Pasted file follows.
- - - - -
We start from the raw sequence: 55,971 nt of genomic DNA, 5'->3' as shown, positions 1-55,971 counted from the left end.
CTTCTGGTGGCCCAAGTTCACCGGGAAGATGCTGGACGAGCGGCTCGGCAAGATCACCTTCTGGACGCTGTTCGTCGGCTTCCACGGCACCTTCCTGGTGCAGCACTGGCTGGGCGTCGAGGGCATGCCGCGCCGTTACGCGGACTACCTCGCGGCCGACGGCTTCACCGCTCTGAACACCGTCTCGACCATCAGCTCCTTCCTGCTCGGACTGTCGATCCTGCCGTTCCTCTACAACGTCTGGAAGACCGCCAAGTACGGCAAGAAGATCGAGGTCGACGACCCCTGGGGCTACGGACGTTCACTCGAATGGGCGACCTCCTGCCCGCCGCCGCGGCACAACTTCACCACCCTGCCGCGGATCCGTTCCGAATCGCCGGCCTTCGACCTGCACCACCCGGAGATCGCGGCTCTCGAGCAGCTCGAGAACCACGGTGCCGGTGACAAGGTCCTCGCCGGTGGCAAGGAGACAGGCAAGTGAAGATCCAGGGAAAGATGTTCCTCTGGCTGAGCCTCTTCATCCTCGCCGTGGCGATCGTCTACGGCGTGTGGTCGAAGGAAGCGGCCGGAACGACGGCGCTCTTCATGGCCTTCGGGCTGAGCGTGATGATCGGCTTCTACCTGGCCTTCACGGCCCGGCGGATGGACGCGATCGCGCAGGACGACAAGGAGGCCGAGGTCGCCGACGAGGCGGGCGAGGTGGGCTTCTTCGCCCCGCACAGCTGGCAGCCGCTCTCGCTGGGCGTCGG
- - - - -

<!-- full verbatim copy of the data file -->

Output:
We start from the raw sequence: 55,971 nt of genomic DNA, 5'->3' as shown, positions 1-55,971 counted from the left end.
CTTCTGGTGGCCCAAGTTCACCGGGAAGATGCTGGACGAGCGGCTCGGCAAGATCACCTTCTGGACGCTGTTCGTCGGCTTCCACGGCACCTTCCTGGTGCAGCACTGGCTGGGCGTCGAGGGCATGCCGCGCCGTTACGCGGACTACCTCGCGGCCGACGGCTTCACCGCTCTGAACACCGTCTCGACCATCAGCTCCTTCCTGCTCGGACTGTCGATCCTGCCGTTCCTCTACAACGTCTGGAAGACCGCCAAGTACGGCAAGAAGATCGAGGTCGACGACCCCTGGGGCTACGGACGTTCACTCGAATGGGCGACCTCCTGCCCGCCGCCGCGGCACAACTTCACCACCCTGCCGCGGATCCGTTCCGAATCGCCGGCCTTCGACCTGCACCACCCGGAGATCGCGGCTCTCGAGCAGCTCGAGAACCACGGTGCCGGTGACAAGGTCCTCGCCGGTGGCAAGGAGACAGGCAAGTGAAGATCCAGGGAAAGATGTTCCTCTGGCTGAGCCTCTTCATCCTCGCCGTGGCGATCGTCTACGGCGTGTGGTCGAAGGAAGCGGCCGGAACGACGGCGCTCTTCATGGCCTTCGGGCTGAGCGTGATGATCGGCTTCTACCTGGCCTTCACGGCCCGGCGGATGGACGCGATCGCGCAGGACGACAAGGAGGCCGAGGTCGCCGACGAGGCGGGCGAGGTGGGCTTCTTCGCCCCGCACAGCTGGCAGCCGCTCTCGCTGGGCGTCGG